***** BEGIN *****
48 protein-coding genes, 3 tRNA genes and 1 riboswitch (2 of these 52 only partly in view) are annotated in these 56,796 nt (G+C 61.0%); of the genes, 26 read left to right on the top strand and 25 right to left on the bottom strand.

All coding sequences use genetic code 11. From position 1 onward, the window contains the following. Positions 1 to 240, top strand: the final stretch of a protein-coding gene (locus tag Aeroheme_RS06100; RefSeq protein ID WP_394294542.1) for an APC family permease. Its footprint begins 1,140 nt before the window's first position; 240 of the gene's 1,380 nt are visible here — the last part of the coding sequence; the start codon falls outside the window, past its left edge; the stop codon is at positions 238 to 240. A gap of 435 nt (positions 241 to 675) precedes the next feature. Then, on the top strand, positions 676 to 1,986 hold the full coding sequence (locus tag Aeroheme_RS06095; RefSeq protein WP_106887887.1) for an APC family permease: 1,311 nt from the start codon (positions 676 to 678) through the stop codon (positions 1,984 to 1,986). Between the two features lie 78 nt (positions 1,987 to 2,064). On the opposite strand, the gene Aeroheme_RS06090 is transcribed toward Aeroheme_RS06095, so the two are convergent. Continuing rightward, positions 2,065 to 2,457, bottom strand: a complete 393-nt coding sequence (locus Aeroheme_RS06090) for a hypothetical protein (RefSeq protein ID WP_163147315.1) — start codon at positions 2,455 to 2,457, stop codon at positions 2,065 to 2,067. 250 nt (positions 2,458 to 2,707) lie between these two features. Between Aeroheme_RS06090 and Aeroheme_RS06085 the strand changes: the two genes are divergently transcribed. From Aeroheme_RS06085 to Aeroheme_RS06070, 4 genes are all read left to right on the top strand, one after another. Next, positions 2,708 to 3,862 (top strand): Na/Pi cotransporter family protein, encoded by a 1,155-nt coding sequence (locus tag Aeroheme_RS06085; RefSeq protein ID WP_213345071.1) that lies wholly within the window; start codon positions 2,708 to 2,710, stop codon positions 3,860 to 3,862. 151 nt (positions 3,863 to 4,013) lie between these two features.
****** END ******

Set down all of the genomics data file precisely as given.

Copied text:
48 protein-coding genes, 3 tRNA genes and 1 riboswitch (2 of these 52 only partly in view) are annotated in these 56,796 nt (G+C 61.0%); of the genes, 26 read left to right on the top strand and 25 right to left on the bottom strand.

All coding sequences use genetic code 11. From position 1 onward, the window contains the following. Positions 1 to 240, top strand: the final stretch of a protein-coding gene (locus tag Aeroheme_RS06100; RefSeq protein ID WP_394294542.1) for an APC family permease. Its footprint begins 1,140 nt before the window's first position; 240 of the gene's 1,380 nt are visible here — the last part of the coding sequence; the start codon falls outside the window, past its left edge; the stop codon is at positions 238 to 240. A gap of 435 nt (positions 241 to 675) precedes the next feature. Then, on the top strand, positions 676 to 1,986 hold the full coding sequence (locus tag Aeroheme_RS06095; RefSeq protein WP_106887887.1) for an APC family permease: 1,311 nt from the start codon (positions 676 to 678) through the stop codon (positions 1,984 to 1,986). Between the two features lie 78 nt (positions 1,987 to 2,064). On the opposite strand, the gene Aeroheme_RS06090 is transcribed toward Aeroheme_RS06095, so the two are convergent. Continuing rightward, positions 2,065 to 2,457, bottom strand: a complete 393-nt coding sequence (locus Aeroheme_RS06090) for a hypothetical protein (RefSeq protein ID WP_163147315.1) — start codon at positions 2,455 to 2,457, stop codon at positions 2,065 to 2,067. 250 nt (positions 2,458 to 2,707) lie between these two features. Between Aeroheme_RS06090 and Aeroheme_RS06085 the strand changes: the two genes are divergently transcribed. From Aeroheme_RS06085 to Aeroheme_RS06070, 4 genes are all read left to right on the top strand, one after another. Next, positions 2,708 to 3,862 (top strand): Na/Pi cotransporter family protein, encoded by a 1,155-nt coding sequence (locus tag Aeroheme_RS06085; RefSeq protein ID WP_213345071.1) that lies wholly within the window; start codon positions 2,708 to 2,710, stop codon positions 3,860 to 3,862. 151 nt (positions 3,863 to 4,013) lie between these two features.